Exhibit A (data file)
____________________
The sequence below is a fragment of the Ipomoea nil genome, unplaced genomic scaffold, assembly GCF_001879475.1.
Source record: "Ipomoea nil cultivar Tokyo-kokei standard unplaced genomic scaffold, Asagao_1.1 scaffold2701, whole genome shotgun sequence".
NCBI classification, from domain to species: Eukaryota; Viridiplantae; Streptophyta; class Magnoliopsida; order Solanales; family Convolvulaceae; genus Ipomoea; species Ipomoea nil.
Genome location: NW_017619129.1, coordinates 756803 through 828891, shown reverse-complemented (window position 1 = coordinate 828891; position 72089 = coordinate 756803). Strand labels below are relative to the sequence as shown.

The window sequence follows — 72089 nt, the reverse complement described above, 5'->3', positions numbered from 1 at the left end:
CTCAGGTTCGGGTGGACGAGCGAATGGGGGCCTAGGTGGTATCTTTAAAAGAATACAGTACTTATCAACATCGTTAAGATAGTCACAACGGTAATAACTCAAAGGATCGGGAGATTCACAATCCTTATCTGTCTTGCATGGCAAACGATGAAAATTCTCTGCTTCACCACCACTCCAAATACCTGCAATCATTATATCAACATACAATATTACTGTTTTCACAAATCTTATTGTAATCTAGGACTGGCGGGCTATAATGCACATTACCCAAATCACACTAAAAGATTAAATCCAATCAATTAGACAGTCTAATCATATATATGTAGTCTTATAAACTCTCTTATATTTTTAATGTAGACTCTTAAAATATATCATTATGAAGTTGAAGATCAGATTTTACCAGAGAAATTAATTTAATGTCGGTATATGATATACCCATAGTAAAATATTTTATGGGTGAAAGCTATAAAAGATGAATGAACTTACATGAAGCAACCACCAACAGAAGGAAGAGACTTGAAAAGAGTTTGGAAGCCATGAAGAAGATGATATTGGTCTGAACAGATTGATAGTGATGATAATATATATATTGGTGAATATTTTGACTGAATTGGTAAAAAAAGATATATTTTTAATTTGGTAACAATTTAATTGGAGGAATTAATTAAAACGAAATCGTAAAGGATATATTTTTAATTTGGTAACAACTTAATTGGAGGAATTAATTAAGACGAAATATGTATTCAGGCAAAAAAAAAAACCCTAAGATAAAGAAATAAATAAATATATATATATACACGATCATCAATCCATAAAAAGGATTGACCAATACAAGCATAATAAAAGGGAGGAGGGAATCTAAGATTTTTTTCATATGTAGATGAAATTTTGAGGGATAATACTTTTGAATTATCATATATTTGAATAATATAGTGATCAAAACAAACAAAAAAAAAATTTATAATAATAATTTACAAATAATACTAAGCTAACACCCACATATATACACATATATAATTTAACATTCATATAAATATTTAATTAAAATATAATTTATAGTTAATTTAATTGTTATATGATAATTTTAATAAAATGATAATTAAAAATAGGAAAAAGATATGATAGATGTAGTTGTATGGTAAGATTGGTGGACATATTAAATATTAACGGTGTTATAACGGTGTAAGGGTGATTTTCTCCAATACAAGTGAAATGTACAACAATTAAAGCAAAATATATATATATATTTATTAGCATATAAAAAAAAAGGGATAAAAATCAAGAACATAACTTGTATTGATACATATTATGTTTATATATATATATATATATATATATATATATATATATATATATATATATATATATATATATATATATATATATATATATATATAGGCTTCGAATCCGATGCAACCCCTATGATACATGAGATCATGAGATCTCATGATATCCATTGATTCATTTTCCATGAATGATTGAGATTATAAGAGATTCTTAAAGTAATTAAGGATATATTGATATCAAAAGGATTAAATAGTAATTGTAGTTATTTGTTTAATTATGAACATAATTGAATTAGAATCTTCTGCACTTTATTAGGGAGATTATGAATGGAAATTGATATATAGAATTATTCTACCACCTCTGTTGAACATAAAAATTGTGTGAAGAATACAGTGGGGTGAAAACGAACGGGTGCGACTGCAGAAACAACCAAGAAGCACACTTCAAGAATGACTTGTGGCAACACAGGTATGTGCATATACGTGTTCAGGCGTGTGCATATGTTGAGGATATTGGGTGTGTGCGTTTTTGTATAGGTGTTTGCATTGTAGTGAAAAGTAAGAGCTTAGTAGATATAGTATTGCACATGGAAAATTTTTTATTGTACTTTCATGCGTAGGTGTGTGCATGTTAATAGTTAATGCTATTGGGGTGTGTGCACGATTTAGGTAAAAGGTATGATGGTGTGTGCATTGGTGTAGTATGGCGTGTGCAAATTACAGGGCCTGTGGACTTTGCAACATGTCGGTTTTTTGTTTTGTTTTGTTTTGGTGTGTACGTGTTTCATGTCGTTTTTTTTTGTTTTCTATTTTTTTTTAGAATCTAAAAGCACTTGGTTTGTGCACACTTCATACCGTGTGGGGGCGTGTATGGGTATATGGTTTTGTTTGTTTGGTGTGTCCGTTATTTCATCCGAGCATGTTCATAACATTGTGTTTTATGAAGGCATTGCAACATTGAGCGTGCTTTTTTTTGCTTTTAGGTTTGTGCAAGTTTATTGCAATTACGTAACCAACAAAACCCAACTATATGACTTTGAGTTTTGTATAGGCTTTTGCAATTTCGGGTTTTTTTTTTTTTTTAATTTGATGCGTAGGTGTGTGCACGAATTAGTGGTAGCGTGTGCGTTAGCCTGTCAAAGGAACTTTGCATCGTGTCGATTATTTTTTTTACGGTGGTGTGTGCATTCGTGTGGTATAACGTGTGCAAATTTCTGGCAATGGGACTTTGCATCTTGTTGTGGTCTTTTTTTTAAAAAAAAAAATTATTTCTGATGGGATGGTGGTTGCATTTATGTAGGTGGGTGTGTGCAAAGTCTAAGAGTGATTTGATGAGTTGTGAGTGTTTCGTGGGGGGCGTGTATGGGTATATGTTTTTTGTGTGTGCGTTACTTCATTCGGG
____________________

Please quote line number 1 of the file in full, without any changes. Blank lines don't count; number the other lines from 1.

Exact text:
The sequence below is a fragment of the Ipomoea nil genome, unplaced genomic scaffold, assembly GCF_001879475.1.